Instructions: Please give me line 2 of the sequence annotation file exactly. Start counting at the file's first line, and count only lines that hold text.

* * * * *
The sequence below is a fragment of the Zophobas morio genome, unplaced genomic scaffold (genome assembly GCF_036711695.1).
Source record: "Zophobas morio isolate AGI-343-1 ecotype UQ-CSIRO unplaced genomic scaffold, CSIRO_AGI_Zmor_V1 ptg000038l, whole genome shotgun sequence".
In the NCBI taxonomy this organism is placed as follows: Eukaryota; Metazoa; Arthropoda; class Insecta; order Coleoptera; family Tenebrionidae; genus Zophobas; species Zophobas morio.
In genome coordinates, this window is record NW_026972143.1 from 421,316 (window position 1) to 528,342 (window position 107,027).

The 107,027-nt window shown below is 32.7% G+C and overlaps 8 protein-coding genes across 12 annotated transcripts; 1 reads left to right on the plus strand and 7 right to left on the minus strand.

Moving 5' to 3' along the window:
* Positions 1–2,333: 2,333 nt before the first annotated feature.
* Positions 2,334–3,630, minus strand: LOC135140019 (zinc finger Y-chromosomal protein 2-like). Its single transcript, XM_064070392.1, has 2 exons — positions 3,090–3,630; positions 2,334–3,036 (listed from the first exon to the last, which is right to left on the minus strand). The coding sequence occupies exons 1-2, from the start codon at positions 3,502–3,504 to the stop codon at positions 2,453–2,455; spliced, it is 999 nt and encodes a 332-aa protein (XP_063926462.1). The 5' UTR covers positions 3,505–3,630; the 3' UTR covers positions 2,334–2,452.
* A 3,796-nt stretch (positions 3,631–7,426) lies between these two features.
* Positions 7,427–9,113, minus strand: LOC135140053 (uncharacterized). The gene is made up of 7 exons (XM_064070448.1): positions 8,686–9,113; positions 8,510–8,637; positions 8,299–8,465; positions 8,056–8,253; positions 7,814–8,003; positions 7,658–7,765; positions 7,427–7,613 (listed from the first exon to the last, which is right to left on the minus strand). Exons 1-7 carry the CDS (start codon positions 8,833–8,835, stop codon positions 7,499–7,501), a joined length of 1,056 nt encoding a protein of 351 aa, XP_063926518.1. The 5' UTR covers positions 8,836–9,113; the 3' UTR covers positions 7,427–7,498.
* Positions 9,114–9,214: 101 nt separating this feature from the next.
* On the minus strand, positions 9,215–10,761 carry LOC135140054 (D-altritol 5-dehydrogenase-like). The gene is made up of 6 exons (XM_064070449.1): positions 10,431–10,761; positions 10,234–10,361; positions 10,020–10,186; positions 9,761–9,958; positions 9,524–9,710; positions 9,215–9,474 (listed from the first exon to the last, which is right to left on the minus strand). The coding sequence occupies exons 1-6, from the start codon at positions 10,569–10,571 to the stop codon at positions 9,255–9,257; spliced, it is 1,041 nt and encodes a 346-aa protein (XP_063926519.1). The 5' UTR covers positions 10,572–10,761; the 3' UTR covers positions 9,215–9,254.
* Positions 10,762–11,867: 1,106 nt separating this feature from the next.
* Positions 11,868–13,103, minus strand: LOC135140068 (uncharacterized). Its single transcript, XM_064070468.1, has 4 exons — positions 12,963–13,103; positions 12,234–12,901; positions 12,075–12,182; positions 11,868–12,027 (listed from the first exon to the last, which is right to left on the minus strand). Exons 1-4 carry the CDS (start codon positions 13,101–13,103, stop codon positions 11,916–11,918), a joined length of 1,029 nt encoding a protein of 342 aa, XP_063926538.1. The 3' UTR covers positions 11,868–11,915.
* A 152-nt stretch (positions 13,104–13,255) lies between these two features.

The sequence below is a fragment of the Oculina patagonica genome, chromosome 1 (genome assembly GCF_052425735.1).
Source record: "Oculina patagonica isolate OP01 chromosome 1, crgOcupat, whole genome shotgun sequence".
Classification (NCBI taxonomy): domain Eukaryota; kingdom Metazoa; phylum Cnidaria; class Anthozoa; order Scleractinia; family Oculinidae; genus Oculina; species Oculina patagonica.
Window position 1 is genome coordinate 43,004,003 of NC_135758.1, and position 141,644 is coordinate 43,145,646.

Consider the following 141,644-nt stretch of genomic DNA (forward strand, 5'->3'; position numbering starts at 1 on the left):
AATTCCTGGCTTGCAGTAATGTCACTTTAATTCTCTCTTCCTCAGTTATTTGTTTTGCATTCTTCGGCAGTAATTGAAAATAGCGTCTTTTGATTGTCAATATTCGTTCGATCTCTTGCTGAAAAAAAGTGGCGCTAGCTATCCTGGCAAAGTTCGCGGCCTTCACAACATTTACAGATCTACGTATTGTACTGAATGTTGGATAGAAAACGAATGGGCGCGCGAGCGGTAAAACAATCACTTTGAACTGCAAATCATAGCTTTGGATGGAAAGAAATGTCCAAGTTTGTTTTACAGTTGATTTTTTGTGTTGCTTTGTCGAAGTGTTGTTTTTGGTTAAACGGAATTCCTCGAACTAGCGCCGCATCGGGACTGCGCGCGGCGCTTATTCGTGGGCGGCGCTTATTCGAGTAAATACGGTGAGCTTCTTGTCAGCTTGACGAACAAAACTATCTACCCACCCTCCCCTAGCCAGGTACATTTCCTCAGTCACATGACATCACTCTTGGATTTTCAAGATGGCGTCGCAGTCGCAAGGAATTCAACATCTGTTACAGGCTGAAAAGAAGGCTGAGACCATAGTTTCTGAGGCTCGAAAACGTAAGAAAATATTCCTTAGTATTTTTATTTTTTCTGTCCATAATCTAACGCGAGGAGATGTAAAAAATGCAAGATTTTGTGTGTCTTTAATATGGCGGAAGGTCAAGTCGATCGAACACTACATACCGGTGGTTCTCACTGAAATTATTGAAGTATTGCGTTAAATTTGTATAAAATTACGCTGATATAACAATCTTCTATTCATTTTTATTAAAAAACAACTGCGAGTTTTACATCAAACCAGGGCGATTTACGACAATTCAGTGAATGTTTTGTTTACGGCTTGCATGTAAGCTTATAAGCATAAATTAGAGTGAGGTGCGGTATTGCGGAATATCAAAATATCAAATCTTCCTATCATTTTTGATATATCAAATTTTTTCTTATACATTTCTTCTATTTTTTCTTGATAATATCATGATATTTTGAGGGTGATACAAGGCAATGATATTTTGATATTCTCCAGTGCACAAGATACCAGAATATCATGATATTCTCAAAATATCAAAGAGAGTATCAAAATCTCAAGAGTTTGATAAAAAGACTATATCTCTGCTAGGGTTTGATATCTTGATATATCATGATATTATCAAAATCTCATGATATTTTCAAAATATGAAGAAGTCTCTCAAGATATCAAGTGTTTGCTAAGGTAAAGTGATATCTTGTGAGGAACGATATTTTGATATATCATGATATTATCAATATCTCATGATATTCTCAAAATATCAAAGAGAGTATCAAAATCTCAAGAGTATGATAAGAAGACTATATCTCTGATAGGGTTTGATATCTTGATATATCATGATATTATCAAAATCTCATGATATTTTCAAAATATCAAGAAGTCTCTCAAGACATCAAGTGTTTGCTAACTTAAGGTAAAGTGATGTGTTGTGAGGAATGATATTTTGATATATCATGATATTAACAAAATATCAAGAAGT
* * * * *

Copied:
Source record: "Zophobas morio isolate AGI-343-1 ecotype UQ-CSIRO unplaced genomic scaffold, CSIRO_AGI_Zmor_V1 ptg000038l, whole genome shotgun sequence".